Howard University Gallery of Art, Howard University, Washington, DC
Intergrafik, Berlin, Germany
Krannert Art Museum, University of Illinois at Urbana-Champaign, Champaign, IL
Library of Congress, Washington, DC
Long Beach Museum of Art, Long Beach, CA
Los Angeles County Museum of Art, Los Angeles, CA
Los Angeles County Public Library, Los Angeles, CA
Los Angeles State College, Los Angeles, CA
Lucas Museum of Narrative Art, Chicago, IL
Metropolitan Museum of Art, New York, NY
Montclair Art Museum, Montclair, NJ
Montgomery Museum of Fine Arts, Montgomery, AL
Museum of Fine Arts, Boston, MA
Museum of Fine Arts, Houston, TX
Museum of Modern Art, New York, NY
National Academy Museum, New York, NY
National Afro-American Museum and Cultural Center, Wilberforce, OH
The National Archives, Washington, DC
National Gallery of Art, Washington, DC
National Gallery of Australia, Canberra, Australia
Nora Eccles Harrison Museum of Art, Utah State University, Logan, UT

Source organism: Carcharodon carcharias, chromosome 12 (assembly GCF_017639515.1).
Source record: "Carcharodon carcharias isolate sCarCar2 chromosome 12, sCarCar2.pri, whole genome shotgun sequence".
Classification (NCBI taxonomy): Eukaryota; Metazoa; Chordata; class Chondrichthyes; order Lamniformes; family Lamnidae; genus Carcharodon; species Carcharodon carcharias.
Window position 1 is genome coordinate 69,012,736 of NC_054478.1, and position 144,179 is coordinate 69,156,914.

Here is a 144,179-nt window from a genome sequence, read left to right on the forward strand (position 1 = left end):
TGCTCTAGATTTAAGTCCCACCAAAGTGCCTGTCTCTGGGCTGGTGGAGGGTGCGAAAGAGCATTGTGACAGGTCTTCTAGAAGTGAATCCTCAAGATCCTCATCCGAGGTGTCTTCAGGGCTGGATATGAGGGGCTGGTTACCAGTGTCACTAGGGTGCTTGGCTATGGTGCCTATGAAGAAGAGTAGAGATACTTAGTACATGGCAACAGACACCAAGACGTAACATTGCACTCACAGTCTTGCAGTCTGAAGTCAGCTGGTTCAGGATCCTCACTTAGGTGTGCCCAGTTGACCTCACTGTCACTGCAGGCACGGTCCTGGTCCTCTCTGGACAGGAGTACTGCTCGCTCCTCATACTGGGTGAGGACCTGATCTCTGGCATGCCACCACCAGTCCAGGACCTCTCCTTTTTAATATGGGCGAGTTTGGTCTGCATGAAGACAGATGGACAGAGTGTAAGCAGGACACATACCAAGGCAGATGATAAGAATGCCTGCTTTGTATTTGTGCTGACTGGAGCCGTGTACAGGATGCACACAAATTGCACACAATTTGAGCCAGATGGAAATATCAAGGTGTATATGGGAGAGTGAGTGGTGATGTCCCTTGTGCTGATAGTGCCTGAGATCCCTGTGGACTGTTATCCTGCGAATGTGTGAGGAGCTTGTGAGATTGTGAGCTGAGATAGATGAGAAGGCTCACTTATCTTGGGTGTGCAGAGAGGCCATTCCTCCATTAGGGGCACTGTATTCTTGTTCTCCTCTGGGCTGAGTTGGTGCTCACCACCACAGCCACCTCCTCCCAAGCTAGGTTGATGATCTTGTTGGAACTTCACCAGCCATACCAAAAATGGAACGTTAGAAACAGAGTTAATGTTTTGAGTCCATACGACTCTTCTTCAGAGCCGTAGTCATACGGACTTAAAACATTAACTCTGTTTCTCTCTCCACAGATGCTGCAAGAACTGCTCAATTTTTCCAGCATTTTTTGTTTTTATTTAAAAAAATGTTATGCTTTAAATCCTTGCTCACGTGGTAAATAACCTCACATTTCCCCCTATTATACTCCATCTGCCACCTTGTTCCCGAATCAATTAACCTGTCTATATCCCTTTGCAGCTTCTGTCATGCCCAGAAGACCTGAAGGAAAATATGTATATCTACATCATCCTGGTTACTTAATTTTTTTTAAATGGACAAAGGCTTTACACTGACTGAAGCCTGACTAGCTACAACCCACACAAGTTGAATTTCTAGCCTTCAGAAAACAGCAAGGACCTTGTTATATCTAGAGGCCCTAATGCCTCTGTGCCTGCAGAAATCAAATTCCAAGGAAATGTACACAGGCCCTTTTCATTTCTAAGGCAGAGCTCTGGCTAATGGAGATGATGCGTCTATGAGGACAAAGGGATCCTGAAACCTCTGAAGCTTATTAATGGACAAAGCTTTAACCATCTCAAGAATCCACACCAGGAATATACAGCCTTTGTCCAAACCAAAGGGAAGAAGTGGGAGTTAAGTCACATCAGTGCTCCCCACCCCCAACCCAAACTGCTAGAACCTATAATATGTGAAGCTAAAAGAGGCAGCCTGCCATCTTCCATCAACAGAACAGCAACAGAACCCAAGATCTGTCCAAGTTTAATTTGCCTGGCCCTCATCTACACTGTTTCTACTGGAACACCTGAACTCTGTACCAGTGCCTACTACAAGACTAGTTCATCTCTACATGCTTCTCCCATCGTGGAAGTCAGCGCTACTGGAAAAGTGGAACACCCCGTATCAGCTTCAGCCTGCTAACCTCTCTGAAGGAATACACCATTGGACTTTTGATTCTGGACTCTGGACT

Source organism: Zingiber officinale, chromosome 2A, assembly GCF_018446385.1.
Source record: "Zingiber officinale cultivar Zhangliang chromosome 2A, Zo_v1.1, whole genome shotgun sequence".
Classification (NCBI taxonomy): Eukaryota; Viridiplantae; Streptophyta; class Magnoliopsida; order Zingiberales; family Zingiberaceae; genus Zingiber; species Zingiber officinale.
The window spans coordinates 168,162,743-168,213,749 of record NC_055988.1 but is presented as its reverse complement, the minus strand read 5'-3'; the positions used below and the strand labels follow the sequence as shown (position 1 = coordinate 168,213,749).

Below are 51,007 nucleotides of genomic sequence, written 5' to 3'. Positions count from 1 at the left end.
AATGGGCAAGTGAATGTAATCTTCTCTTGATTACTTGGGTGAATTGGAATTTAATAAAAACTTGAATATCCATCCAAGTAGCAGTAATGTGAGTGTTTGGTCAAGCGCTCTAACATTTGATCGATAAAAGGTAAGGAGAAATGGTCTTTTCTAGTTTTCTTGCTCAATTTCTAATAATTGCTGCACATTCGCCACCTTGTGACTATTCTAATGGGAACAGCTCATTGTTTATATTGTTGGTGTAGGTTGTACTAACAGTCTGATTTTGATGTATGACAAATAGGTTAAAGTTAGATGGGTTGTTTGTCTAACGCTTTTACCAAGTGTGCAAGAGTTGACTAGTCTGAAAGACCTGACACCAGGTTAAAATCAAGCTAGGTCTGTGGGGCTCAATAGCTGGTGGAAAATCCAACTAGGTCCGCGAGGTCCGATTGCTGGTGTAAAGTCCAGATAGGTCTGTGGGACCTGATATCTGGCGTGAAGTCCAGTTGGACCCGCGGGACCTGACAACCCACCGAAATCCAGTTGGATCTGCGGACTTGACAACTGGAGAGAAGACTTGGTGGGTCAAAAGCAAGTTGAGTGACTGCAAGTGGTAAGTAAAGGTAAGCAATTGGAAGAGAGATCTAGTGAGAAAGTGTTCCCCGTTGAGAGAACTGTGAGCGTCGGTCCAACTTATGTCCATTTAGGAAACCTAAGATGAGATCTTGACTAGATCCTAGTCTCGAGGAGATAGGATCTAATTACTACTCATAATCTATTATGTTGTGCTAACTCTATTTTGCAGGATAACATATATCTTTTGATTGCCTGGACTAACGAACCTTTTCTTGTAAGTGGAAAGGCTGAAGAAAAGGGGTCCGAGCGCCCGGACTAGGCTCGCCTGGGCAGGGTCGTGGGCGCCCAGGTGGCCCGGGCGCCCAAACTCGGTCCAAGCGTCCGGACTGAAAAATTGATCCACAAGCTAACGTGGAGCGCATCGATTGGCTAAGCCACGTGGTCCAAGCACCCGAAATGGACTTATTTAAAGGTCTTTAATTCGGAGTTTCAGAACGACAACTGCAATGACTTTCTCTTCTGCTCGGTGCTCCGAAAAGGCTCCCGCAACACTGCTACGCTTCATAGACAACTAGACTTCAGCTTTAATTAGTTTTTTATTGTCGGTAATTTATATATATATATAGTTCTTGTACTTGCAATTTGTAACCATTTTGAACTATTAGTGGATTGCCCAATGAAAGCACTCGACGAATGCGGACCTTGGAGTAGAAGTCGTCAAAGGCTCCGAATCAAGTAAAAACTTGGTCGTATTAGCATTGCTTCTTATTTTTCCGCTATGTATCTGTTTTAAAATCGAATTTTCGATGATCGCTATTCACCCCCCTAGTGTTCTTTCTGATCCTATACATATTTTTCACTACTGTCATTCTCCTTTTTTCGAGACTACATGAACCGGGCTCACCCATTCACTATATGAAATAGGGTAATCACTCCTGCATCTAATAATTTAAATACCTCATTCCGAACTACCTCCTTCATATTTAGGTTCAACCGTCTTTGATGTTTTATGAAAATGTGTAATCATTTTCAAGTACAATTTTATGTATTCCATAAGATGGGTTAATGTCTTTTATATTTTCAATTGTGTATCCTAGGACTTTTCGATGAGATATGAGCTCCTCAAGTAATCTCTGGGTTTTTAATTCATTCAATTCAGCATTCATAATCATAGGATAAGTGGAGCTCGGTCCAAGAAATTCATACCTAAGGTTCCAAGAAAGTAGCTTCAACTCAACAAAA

Oakland Museum of California, Oakland, CA
Pasadena Museum of California Art, Pasadena, CA
Pioneer Museum and Haggin Galleries, Stockton, CA
Princeton University Art Museum, Princeton, NJ
The Pushkin Museum of Fine Arts, Moscow, Russia
Schomburg Center for Research in Black Culture, New York Public Library, New York, NY
Selma Burke Art Center, Carnegie Institute, Pittsburgh, PA
Sheldon Museum of Art, University of Nebraska-Lincoln, Lincoln, Nebraska
Smithsonian American Art Museum, Washington, DC
Staatlichen Kunstsammlungen Dresden, Germany
Syracuse University Art Galleries, Syracuse, NY
Taller de Grafica Popular, Mexico City, Mexico
Tuskegee University, Tuskegee, AL
University of California, Berkeley Art Museum and Pacific Film Academy, Berkeley, CA
University of Illinois, Chicago, IL
University of Michigan Museum of Art, Ann Arbor, MI
Virginia Museum of Fine Art, Richmond, VA
Whitney Museum of American Art, New York, NY
Wichita Museum of Art, Wichita, KS
The Wylie and May Louise Jones Gallery, Bakersfield College, Bakersfield, CA

Five Great Americans, or Progress of the American Negro, Howard University, Washington, DC 

History of the Negro Press, American Negro Exhibition, Chicago, IL 

The Contribution of the American Negro to American Democracy, Hampton Institute, Hampton, VA 

Dr. Mary McLeod Bethune - Last Will and Testament, Mary McLeod Bethune Public Library, Los Angeles, CA